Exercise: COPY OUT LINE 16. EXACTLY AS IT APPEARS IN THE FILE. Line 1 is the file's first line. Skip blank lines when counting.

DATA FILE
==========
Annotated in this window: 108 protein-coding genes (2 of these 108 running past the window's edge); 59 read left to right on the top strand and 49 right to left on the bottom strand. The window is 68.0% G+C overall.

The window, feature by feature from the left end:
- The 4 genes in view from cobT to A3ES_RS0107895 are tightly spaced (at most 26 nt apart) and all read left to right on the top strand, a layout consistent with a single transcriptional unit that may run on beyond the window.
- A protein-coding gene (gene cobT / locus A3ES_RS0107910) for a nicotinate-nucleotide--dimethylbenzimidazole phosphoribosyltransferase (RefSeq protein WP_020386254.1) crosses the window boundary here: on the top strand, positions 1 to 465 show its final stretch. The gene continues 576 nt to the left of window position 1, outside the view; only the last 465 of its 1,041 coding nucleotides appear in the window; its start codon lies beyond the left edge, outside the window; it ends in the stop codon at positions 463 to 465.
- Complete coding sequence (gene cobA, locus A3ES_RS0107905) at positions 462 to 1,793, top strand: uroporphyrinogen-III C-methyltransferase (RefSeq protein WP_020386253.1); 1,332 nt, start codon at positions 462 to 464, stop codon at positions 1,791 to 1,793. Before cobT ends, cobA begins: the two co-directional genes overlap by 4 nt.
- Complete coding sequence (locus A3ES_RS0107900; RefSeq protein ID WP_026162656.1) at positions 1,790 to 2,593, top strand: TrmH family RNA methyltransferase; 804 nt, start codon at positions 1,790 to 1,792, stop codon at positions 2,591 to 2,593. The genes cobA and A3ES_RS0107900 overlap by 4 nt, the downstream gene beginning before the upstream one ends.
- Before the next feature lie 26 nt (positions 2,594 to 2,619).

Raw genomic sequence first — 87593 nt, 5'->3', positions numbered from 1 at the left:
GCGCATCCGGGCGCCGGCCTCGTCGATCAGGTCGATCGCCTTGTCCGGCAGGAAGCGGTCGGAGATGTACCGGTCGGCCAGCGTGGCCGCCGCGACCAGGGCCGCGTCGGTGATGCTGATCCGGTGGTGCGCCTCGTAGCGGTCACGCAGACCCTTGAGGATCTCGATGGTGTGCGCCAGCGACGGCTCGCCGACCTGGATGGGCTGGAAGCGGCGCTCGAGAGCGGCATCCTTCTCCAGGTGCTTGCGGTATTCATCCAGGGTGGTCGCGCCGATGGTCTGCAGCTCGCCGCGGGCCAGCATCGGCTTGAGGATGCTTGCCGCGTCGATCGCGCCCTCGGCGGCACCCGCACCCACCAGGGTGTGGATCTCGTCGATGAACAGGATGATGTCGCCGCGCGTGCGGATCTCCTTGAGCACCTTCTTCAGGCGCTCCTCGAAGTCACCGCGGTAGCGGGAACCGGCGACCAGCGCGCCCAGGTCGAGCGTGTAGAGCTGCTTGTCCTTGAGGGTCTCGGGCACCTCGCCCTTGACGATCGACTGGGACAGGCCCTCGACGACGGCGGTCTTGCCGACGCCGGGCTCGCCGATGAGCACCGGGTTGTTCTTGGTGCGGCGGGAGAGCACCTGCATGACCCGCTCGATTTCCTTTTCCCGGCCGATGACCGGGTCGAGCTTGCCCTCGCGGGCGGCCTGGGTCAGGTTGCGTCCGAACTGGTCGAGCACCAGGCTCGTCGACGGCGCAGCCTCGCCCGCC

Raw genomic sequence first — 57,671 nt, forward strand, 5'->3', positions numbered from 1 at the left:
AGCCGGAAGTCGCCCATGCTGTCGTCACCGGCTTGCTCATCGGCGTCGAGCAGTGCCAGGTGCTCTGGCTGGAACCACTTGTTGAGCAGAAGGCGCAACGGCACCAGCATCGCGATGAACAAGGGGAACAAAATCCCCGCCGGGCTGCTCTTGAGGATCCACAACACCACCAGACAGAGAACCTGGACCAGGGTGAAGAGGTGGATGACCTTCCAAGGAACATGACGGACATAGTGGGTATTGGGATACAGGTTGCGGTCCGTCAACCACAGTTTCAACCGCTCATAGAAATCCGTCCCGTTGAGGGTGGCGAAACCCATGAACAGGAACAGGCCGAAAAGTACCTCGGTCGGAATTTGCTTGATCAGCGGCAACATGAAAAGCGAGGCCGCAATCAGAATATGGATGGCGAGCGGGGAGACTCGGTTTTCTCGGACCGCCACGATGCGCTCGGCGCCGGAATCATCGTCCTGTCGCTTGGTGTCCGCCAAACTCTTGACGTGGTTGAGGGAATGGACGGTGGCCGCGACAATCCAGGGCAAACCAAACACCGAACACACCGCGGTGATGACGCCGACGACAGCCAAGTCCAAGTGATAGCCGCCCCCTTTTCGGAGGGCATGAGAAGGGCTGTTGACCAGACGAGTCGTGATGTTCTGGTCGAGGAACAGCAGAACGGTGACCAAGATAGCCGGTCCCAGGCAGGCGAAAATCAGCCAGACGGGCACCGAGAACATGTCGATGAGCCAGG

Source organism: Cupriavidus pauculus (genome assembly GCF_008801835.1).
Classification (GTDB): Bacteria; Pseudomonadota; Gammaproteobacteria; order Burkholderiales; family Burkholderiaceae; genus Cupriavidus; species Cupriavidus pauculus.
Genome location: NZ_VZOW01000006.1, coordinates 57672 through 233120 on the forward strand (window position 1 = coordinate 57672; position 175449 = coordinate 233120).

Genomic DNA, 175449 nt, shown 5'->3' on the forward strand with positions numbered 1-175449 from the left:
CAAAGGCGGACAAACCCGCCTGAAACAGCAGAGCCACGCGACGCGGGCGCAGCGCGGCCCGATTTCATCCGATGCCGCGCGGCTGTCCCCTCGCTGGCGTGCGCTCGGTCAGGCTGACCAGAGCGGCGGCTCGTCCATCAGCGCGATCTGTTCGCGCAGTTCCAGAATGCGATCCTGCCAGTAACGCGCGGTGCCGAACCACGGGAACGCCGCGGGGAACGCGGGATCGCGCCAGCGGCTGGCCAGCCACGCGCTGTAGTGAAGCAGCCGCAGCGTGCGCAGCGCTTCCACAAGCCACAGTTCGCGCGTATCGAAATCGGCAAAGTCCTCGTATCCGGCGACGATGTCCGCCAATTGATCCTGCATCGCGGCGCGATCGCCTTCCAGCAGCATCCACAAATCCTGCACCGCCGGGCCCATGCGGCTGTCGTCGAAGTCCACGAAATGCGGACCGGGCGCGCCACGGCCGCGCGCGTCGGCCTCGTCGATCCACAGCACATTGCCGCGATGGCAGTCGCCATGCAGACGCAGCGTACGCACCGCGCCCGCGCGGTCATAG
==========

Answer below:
CAAAGGCGGACAAACCCGCCTGAAACAGCAGAGCCACGCGACGCGGGCGCAGCGCGGCCCGATTTCATCCGATGCCGCGCGGCTGTCCCCTCGCTGGCGTGCGCTCGGTCAGGCTGACCAGAGCGGCGGCTCGTCCATCAGCGCGATCTGTTCGCGCAGTTCCAGAATGCGATCCTGCCAGTAACGCGCGGTGCCGAACCACGGGAACGCCGCGGGGAACGCGGGATCGCGCCAGCGGCTGGCCAGCCACGCGCTGTAGTGAAGCAGCCGCAGCGTGCGCAGCGCTTCCACAAGCCACAGTTCGCGCGTATCGAAATCGGCAAAGTCCTCGTATCCGGCGACGATGTCCGCCAATTGATCCTGCATCGCGGCGCGATCGCCTTCCAGCAGCATCCACAAATCCTGCACCGCCGGGCCCATGCGGCTGTCGTCGAAGTCCACGAAATGCGGACCGGGCGCGCCACGGCCGCGCGCGTCGGCCTCGTCGATCCACAGCACATTGCCGCGATGGCAGTCGCCATGCAGACGCAGCGTACGCACCGCGCCCGCGCGGTCATAG